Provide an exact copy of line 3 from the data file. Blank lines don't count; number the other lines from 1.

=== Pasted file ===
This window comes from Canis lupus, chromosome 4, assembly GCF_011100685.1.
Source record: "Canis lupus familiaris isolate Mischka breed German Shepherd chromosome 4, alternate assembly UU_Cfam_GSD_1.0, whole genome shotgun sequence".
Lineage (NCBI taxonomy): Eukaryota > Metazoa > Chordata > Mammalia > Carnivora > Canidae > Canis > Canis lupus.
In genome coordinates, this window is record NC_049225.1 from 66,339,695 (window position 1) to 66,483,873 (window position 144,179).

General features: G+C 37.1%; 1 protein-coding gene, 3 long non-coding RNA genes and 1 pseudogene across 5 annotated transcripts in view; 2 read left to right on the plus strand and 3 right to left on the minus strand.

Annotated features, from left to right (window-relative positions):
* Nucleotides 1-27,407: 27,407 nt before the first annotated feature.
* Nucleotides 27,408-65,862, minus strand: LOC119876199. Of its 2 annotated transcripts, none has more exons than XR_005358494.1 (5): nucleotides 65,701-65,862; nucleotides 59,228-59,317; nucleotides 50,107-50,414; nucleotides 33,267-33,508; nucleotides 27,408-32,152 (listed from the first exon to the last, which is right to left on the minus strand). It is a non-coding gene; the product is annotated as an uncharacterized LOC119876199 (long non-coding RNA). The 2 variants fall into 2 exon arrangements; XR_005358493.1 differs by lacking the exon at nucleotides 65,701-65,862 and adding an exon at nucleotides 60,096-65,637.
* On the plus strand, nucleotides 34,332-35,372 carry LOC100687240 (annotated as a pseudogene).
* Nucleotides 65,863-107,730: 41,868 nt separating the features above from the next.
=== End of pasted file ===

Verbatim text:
Lineage (NCBI taxonomy): Eukaryota > Metazoa > Chordata > Mammalia > Carnivora > Canidae > Canis > Canis lupus.